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A new grill really grates


WHEN YOU'RE not rich, you buy everything on sale, right?

You buy snow tires in July, leather boots in March, bathing suits in September. We once bought a half-price canoe in January, and by the time the waters were ice-free we'd paid it off.

Well, we just bought a barbecue grill -- big pre-Labor Day sale.

Ah, no more matches, no more lighter fluid and no more trauma. I rejoiced. It's a gas-fired grill.

No more yelling from the kitchen window as I shucked the corn and tossed a salad, issuing commands like -- "Stand back from the grill, hon, please, you're too near!"

Usually there were two "hons," as it takes two men with beers in hand and lots of macho to think they can light the grill in one strike with one short match.

So we see this great upscale charcoal grill. It has a serious-looking propane container that hangs on it like a sidecar. The grill has a cover, a nice no-rust steel grate and special coals that don't burn up. Don't ask me why, OK? And then there is a thermometer and some buttons and knobs that are neat-looking.

The salesman tells me something every woman hates to hear: "Even a woman can do this, little lady."

I am ready to bash him, but I say, "Well, I've been lighting fires all my life. In fact, I wired our whole house and built our fireplace before we moved in" (lie).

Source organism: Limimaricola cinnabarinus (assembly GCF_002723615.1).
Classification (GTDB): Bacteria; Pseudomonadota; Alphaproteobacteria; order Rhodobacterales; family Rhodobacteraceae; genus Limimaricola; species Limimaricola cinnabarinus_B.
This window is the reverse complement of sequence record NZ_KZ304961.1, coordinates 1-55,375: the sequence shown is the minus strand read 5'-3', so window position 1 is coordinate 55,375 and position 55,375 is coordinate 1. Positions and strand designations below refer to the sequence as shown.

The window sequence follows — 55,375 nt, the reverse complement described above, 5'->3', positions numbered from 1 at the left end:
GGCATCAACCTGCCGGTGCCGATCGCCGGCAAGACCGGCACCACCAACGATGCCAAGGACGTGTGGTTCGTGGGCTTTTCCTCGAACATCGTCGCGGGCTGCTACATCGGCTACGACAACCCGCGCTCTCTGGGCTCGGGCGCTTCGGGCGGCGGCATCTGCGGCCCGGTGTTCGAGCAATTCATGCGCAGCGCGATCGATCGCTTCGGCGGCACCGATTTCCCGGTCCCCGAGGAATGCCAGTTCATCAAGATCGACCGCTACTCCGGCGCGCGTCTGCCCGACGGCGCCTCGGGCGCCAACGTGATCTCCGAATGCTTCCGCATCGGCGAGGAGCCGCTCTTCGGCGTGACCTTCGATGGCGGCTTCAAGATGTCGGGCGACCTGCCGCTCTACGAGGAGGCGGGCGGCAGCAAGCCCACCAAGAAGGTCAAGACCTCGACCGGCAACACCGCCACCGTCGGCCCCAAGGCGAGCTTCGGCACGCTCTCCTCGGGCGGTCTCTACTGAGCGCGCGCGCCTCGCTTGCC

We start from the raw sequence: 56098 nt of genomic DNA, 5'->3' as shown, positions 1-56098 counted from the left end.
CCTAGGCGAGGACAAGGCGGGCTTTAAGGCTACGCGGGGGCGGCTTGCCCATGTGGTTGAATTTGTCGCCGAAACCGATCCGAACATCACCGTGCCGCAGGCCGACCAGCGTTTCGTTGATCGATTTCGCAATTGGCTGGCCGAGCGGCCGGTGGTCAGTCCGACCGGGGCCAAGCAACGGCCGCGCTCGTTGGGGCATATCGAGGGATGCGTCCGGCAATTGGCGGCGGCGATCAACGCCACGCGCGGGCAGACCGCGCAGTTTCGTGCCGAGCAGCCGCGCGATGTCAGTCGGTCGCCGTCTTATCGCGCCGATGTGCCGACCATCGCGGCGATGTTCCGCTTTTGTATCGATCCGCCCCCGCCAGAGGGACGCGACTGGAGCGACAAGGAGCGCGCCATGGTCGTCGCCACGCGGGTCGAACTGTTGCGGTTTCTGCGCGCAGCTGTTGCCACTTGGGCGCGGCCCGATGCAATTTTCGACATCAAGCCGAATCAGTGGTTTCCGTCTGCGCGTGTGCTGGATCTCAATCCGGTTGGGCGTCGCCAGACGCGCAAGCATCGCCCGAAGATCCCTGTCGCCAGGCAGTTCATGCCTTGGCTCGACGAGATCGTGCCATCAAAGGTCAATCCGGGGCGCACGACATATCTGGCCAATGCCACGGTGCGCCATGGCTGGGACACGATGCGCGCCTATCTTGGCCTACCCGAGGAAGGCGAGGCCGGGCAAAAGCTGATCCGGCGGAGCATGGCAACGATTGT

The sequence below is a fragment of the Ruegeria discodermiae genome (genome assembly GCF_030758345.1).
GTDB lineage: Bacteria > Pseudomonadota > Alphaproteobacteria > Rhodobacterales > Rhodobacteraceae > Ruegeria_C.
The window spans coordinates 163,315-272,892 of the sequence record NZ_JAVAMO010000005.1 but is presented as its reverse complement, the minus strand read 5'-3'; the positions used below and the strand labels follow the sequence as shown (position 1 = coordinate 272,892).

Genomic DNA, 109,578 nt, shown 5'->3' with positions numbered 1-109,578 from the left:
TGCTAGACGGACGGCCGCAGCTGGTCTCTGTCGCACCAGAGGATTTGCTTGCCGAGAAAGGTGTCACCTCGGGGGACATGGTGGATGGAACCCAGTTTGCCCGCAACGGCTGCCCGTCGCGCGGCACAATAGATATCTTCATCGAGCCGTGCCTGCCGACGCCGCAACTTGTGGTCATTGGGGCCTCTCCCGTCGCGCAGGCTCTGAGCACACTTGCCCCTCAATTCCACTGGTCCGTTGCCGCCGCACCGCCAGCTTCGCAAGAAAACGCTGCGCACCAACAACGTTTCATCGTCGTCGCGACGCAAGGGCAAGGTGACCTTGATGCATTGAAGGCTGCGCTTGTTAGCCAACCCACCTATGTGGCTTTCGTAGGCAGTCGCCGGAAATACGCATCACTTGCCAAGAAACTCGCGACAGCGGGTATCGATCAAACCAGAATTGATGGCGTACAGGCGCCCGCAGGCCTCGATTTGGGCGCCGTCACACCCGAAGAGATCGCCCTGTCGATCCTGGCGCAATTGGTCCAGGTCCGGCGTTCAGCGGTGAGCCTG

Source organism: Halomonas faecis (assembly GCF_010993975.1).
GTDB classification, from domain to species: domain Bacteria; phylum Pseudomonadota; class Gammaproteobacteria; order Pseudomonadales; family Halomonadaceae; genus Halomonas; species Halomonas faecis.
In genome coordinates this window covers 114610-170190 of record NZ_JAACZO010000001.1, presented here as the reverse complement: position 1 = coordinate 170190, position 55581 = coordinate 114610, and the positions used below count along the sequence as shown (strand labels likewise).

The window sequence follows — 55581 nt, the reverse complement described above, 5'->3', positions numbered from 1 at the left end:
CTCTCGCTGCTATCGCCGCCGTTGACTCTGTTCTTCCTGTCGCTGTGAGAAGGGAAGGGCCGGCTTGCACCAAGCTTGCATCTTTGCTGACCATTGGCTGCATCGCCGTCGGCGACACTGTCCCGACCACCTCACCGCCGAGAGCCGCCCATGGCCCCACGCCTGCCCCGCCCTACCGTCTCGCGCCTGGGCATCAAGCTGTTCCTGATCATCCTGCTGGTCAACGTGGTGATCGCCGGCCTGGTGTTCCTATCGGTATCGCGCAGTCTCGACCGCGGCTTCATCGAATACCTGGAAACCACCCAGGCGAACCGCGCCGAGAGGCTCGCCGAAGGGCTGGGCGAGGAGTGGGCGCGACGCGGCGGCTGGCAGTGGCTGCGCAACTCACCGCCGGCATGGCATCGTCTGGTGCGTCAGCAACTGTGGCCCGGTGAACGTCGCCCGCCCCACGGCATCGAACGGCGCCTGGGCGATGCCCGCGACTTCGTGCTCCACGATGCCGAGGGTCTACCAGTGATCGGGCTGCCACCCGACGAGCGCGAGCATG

The directions were simple. Just turn on the propane, turn a knob to the right to preheat, and then push a red button three times slowly and you have "IGNITION."

I could hardly wait for its debut. There was just one thing -- it came knocked down, as in disassembled!

We got it home, and like we do with other do-it-yourself-appliances we spread a white sheet on the ground and methodically put all the parts in clockwise order.

Let me just say here that we almost got a divorce over methodology -- that is, assemblage, and I'm sure some people have. Because there were 82 separate parts, and I was never very good at math. Then the direction sheet was as big as a fold-out map in the National Geographic. There were 22 steps.

It took us three days, counting the debate over whether Step 15 was incorrect and the fact that we lost fastener No. 5, and we could not find our adjustable wrench.

My husband has built houses, but he never took brain surgery.

Each night we'd dream about our unfinished project. I'd dream about giant pliers that were coming to get me followed by "'extruded holes" "hex nuts" and "venturi/orifice engagement -- that was in Step 14. No kidding, these are terms on our map of the grill.

These were not good dreams. To say nothing of the fact that there were dire warnings about electrodes emitting sparks and things like "please do not operate grill if "O" ring is broken," or "Some yellow flames may be visible during the first 20 minutes of operation."

Now the good news is that we are still married and we got the thing together, but not before we made a pact never to buy another disassembled appliance.

I know you'd like this to be the end, but it isn't. When we tried to start up the grill, it didn't!

After spending a lot of time on my knees looking up at the grill's bottom and praying and sniffing propane, I called the company's 800 number. They sent us a new igniter. Then we called a friend who works at a nuclear power plant to help us install it.

On the seventh day, the day of rest, we had "ignition" and we cooked a batch of chickens with black-eyed peas for good luck.

Ask me in a year if I'm glad we got this new-fangled grill.

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